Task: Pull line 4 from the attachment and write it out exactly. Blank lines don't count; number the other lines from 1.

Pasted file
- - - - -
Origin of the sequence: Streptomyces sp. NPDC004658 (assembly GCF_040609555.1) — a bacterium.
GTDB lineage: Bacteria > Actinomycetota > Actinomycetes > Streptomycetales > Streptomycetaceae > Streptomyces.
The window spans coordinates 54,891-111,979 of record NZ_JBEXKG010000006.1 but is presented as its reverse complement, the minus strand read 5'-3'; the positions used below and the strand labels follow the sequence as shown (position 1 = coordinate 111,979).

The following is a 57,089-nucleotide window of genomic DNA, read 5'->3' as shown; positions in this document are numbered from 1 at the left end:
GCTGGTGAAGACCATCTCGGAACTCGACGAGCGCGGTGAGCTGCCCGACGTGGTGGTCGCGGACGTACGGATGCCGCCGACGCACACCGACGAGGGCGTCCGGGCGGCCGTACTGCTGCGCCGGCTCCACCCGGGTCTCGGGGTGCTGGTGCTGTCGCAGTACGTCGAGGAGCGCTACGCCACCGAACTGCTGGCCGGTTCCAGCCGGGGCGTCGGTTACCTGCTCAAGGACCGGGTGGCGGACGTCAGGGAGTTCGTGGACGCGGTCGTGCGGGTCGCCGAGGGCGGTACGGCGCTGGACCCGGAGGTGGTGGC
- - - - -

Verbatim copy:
The following is a 57,089-nucleotide window of genomic DNA, read 5'->3' as shown; positions in this document are numbered from 1 at the left end: